I think that's because those games (though I admit I haven't had Carrier) require you to look up a chart to find out what happens for every little detail. Ambush, as fun as it is for me, is like this as well. B-17 is the quintessential game like this. It's just you being railroaded along. B-17 works because the nature of allied bombing was being "railroaded." But I'm not sure it's a GREAT game. I might be tempted to put Hornet Leader II farther along the spectrum towards FoF, because of it's decision making tree about how to allocate limited resources.

If I may make a video game analogy (don't everyone splatter me just yet), the reason that I find Civilization and the 4x space games are so intriguing is because of their choices. When you play Call of Duty and lots of similar games, they're basically an "On-the-Rails" shooters. Now they're very good "On-the-Rails" shooters and the creators have gotten better at hiding the rails. But truly they're just like the old Operation Wolf; you just shoot at what pops up. But the Civ games? There's some real meat there, am I researching the wheel first, agriculture, or horsemanship? And which one I pick has implications down the line. Or, say Chessmaster vs Super Mario Brothers...

I really feel as though FoF takes the gameplayer off the rails and let's them explore it's gameworld. Maybe that's because, as the OP stated, the game is about feel and about you decisions rather than what happened when I went to hex X19 or to a certain patrol area near the South China Sea. Check chart, roll die(ce), dud torpedo, crap!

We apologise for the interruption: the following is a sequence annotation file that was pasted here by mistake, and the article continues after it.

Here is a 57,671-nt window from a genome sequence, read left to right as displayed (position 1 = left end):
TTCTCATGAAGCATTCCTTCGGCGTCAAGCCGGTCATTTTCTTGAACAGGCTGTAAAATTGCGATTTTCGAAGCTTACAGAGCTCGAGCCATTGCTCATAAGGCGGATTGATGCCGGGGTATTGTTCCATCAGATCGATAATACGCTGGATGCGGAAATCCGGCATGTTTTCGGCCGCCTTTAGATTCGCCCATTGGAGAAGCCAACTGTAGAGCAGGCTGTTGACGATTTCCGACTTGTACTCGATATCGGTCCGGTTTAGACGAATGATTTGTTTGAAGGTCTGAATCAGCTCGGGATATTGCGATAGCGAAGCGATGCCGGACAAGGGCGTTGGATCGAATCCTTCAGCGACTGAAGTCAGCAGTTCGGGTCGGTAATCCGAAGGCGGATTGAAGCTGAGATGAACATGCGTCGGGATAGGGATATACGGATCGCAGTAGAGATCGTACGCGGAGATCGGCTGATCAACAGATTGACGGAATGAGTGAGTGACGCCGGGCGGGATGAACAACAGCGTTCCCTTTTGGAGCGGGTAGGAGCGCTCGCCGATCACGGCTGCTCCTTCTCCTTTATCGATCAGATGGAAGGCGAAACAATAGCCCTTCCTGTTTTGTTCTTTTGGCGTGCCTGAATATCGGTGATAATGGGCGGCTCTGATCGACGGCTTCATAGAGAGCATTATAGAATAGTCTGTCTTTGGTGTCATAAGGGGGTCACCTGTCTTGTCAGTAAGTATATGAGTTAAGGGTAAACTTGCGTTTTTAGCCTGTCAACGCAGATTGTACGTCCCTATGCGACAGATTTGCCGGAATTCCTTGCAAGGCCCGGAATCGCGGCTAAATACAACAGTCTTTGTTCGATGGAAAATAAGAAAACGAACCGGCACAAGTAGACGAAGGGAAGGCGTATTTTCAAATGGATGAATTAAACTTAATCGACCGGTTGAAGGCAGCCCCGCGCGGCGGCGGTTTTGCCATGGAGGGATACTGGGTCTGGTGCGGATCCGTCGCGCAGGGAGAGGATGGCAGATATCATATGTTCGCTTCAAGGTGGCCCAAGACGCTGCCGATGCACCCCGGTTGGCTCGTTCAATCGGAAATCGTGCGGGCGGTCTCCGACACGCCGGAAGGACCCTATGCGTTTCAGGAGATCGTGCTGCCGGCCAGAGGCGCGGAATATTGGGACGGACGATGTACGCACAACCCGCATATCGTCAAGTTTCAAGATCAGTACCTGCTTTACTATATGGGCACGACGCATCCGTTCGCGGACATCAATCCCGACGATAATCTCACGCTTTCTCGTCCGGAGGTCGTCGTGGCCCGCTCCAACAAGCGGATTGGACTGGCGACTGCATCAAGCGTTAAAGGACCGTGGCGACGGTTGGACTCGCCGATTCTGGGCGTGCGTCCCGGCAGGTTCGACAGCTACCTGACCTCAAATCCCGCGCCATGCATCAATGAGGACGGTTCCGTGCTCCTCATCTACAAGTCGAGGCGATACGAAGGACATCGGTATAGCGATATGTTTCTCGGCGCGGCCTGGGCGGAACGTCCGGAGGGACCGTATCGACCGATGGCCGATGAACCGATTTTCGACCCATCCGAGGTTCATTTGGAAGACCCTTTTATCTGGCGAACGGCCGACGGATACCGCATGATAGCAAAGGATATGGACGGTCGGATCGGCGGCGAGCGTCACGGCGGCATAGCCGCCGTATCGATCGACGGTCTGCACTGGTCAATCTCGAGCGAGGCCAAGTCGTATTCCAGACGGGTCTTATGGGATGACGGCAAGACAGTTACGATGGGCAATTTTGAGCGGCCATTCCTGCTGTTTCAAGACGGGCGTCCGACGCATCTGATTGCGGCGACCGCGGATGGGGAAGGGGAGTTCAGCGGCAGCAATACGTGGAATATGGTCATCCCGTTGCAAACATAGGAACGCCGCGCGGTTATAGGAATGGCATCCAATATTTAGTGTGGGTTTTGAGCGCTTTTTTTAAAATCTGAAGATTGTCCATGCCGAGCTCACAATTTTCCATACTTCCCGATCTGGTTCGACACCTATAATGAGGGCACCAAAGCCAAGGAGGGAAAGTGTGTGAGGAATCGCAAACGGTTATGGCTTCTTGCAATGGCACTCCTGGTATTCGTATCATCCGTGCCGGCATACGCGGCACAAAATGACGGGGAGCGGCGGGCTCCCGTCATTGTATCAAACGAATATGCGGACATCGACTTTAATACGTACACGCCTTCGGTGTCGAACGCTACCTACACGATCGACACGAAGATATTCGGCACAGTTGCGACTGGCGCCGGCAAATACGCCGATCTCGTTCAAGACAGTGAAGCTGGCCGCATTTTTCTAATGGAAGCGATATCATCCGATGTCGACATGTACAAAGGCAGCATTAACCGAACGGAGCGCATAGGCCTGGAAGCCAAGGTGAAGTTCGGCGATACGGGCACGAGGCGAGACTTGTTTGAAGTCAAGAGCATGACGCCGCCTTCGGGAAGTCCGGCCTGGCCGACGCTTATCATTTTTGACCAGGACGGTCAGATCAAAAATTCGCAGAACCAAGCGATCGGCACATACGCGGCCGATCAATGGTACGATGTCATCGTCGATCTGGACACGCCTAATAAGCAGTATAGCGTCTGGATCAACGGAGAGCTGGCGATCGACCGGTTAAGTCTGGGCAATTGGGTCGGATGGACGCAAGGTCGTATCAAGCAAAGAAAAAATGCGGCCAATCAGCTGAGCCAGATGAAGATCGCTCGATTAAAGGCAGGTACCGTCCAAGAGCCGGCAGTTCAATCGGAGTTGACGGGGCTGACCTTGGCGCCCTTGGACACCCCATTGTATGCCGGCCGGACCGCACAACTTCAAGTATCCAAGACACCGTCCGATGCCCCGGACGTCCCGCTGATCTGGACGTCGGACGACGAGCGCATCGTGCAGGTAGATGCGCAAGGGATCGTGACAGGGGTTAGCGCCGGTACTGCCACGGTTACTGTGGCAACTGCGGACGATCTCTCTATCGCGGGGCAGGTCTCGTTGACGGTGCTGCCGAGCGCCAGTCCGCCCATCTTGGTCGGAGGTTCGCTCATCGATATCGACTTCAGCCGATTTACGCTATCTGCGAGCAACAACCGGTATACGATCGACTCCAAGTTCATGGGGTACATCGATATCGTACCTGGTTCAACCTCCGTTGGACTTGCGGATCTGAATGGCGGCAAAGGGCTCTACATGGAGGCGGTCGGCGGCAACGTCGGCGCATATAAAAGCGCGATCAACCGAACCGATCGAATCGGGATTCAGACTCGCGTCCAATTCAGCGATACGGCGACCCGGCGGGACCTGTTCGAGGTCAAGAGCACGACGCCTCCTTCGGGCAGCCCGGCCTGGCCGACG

FoF is about where do I allocate my resources and how do I use them properly. In another (potentially controversial) point of view, I feel like FoF is really a great, big, heavy Euro game about resource allocation and how best to deal with problems that arise. It's not quite as elegant as a euro, but it's way more elegant than most of its other solitaire wargaming companions.
4 
 Thumb up
 tip
 Hide
  • [+] Dice rolls
Matt R
United States
Keller
Texas
flag msg tools
Avatar
mbmbmbmbmb
Matthew - you are running the risk of invoking the ire of some people by commenting on FoF decisions as being similar to a euro game. But I know what you're talking about

In my opinion, *any* good game (whether it be a wargame, euro, whatever) involves making certain decisions about how to get the most effectiveness out of limited resources, and not usually having enough resources to do everything you want to do as well as you'd like to.

So, you can be a "jack of all trades" or specialize in different areas - just make sure that you're allocating your resources (and using them!) more efficiently than your opponent (or the game itself in FoF's case).